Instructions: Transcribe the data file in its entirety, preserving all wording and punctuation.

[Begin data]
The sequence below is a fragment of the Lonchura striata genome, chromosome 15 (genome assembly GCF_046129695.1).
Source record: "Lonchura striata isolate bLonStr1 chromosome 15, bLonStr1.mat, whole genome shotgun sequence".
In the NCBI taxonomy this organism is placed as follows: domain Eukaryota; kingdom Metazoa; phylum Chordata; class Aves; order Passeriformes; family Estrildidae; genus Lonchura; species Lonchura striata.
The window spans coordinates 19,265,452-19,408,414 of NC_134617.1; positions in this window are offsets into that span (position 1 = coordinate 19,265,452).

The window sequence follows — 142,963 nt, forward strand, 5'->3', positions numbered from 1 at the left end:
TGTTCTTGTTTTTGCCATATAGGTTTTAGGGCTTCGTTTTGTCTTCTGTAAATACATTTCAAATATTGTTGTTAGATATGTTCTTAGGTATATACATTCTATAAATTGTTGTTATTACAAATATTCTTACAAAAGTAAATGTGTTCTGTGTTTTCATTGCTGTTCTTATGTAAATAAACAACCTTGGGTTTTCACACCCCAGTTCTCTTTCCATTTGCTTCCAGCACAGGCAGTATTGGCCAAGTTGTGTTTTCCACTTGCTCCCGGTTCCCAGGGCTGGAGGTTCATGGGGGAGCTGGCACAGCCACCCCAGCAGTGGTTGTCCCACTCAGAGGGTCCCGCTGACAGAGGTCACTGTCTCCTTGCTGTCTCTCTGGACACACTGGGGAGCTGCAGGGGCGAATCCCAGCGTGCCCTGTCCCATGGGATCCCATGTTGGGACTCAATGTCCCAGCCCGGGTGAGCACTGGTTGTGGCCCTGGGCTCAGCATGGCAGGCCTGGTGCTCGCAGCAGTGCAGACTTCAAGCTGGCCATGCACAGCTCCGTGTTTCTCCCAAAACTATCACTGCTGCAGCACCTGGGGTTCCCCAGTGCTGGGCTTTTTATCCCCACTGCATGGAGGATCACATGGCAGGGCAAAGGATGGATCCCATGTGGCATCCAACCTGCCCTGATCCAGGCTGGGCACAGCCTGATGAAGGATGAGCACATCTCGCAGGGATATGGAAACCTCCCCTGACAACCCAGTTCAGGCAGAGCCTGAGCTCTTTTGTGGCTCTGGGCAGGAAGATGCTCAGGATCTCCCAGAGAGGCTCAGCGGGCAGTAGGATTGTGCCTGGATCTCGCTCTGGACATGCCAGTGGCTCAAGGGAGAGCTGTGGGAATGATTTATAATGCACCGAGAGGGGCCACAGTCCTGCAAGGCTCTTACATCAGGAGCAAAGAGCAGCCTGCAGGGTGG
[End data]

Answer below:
The sequence below is a fragment of the Lonchura striata genome, chromosome 15 (genome assembly GCF_046129695.1).
Source record: "Lonchura striata isolate bLonStr1 chromosome 15, bLonStr1.mat, whole genome shotgun sequence".
In the NCBI taxonomy this organism is placed as follows: domain Eukaryota; kingdom Metazoa; phylum Chordata; class Aves; order Passeriformes; family Estrildidae; genus Lonchura; species Lonchura striata.
The window spans coordinates 19,265,452-19,408,414 of NC_134617.1; positions in this window are offsets into that span (position 1 = coordinate 19,265,452).

The window sequence follows — 142,963 nt, forward strand, 5'->3', positions numbered from 1 at the left end:
TGTTCTTGTTTTTGCCATATAGGTTTTAGGGCTTCGTTTTGTCTTCTGTAAATACATTTCAAATATTGTTGTTAGATATGTTCTTAGGTATATACATTCTATAAATTGTTGTTATTACAAATATTCTTACAAAAGTAAATGTGTTCTGTGTTTTCATTGCTGTTCTTATGTAAATAAACAACCTTGGGTTTTCACACCCCAGTTCTCTTTCCATTTGCTTCCAGCACAGGCAGTATTGGCCAAGTTGTGTTTTCCACTTGCTCCCGGTTCCCAGGGCTGGAGGTTCATGGGGGAGCTGGCACAGCCACCCCAGCAGTGGTTGTCCCACTCAGAGGGTCCCGCTGACAGAGGTCACTGTCTCCTTGCTGTCTCTCTGGACACACTGGGGAGCTGCAGGGGCGAATCCCAGCGTGCCCTGTCCCATGGGATCCCATGTTGGGACTCAATGTCCCAGCCCGGGTGAGCACTGGTTGTGGCCCTGGGCTCAGCATGGCAGGCCTGGTGCTCGCAGCAGTGCAGACTTCAAGCTGGCCATGCACAGCTCCGTGTTTCTCCCAAAACTATCACTGCTGCAGCACCTGGGGTTCCCCAGTGCTGGGCTTTTTATCCCCACTGCATGGAGGATCACATGGCAGGGCAAAGGATGGATCCCATGTGGCATCCAACCTGCCCTGATCCAGGCTGGGCACAGCCTGATGAAGGATGAGCACATCTCGCAGGGATATGGAAACCTCCCCTGACAACCCAGTTCAGGCAGAGCCTGAGCTCTTTTGTGGCTCTGGGCAGGAAGATGCTCAGGATCTCCCAGAGAGGCTCAGCGGGCAGTAGGATTGTGCCTGGATCTCGCTCTGGACATGCCAGTGGCTCAAGGGAGAGCTGTGGGAATGATTTATAATGCACCGAGAGGGGCCACAGTCCTGCAAGGCTCTTACATCAGGAGCAAAGAGCAGCCTGCAGGGTGG